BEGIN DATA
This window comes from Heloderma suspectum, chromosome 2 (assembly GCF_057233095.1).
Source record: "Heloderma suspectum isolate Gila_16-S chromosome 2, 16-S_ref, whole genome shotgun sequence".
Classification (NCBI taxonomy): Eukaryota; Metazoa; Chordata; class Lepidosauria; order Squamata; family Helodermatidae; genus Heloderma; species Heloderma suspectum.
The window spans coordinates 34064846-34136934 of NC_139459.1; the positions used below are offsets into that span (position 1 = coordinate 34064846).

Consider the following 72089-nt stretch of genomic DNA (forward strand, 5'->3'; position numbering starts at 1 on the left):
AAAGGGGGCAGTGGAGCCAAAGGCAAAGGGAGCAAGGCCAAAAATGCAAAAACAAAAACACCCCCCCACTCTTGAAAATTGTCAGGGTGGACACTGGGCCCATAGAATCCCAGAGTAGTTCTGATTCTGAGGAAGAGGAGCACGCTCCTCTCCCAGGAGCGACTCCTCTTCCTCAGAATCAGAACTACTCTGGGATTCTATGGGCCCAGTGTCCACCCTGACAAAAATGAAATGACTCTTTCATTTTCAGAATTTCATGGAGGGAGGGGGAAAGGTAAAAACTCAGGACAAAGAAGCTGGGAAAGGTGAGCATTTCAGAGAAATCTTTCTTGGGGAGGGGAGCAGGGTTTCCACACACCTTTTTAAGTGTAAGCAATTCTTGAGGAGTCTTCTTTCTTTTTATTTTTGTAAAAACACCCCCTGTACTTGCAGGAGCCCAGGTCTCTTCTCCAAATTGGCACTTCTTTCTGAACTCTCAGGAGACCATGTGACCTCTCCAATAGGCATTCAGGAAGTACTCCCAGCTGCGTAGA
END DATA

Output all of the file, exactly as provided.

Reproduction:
This window comes from Heloderma suspectum, chromosome 2 (assembly GCF_057233095.1).
Source record: "Heloderma suspectum isolate Gila_16-S chromosome 2, 16-S_ref, whole genome shotgun sequence".
Classification (NCBI taxonomy): Eukaryota; Metazoa; Chordata; class Lepidosauria; order Squamata; family Helodermatidae; genus Heloderma; species Heloderma suspectum.
The window spans coordinates 34064846-34136934 of NC_139459.1; the positions used below are offsets into that span (position 1 = coordinate 34064846).

Consider the following 72089-nt stretch of genomic DNA (forward strand, 5'->3'; position numbering starts at 1 on the left):
AAAGGGGGCAGTGGAGCCAAAGGCAAAGGGAGCAAGGCCAAAAATGCAAAAACAAAAACACCCCCCCACTCTTGAAAATTGTCAGGGTGGACACTGGGCCCATAGAATCCCAGAGTAGTTCTGATTCTGAGGAAGAGGAGCACGCTCCTCTCCCAGGAGCGACTCCTCTTCCTCAGAATCAGAACTACTCTGGGATTCTATGGGCCCAGTGTCCACCCTGACAAAAATGAAATGACTCTTTCATTTTCAGAATTTCATGGAGGGAGGGGGAAAGGTAAAAACTCAGGACAAAGAAGCTGGGAAAGGTGAGCATTTCAGAGAAATCTTTCTTGGGGAGGGGAGCAGGGTTTCCACACACCTTTTTAAGTGTAAGCAATTCTTGAGGAGTCTTCTTTCTTTTTATTTTTGTAAAAACACCCCCTGTACTTGCAGGAGCCCAGGTCTCTTCTCCAAATTGGCACTTCTTTCTGAACTCTCAGGAGACCATGTGACCTCTCCAATAGGCATTCAGGAAGTACTCCCAGCTGCGTAGA